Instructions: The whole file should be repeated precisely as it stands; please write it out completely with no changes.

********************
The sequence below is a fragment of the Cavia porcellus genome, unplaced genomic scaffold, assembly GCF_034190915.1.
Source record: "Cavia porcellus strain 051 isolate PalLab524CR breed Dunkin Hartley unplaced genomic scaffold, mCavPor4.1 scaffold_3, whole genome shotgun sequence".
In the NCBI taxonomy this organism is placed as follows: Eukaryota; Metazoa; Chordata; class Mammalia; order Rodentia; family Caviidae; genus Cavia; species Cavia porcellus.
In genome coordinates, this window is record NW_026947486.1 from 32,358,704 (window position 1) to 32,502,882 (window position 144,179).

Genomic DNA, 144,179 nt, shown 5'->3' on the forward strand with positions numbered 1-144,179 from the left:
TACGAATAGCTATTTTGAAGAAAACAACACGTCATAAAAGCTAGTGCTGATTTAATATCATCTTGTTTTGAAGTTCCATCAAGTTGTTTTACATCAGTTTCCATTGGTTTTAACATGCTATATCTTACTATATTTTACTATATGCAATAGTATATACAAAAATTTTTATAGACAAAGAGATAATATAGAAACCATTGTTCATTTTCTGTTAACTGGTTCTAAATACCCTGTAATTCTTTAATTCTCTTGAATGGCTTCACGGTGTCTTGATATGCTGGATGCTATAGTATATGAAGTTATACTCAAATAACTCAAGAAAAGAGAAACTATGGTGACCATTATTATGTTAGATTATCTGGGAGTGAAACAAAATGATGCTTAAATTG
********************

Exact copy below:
The sequence below is a fragment of the Cavia porcellus genome, unplaced genomic scaffold, assembly GCF_034190915.1.
Source record: "Cavia porcellus strain 051 isolate PalLab524CR breed Dunkin Hartley unplaced genomic scaffold, mCavPor4.1 scaffold_3, whole genome shotgun sequence".
In the NCBI taxonomy this organism is placed as follows: Eukaryota; Metazoa; Chordata; class Mammalia; order Rodentia; family Caviidae; genus Cavia; species Cavia porcellus.
In genome coordinates, this window is record NW_026947486.1 from 32,358,704 (window position 1) to 32,502,882 (window position 144,179).

Genomic DNA, 144,179 nt, shown 5'->3' on the forward strand with positions numbered 1-144,179 from the left:
TACGAATAGCTATTTTGAAGAAAACAACACGTCATAAAAGCTAGTGCTGATTTAATATCATCTTGTTTTGAAGTTCCATCAAGTTGTTTTACATCAGTTTCCATTGGTTTTAACATGCTATATCTTACTATATTTTACTATATGCAATAGTATATACAAAAATTTTTATAGACAAAGAGATAATATAGAAACCATTGTTCATTTTCTGTTAACTGGTTCTAAATACCCTGTAATTCTTTAATTCTCTTGAATGGCTTCACGGTGTCTTGATATGCTGGATGCTATAGTATATGAAGTTATACTCAAATAACTCAAGAAAAGAGAAACTATGGTGACCATTATTATGTTAGATTATCTGGGAGTGAAACAAAATGATGCTTAAATTG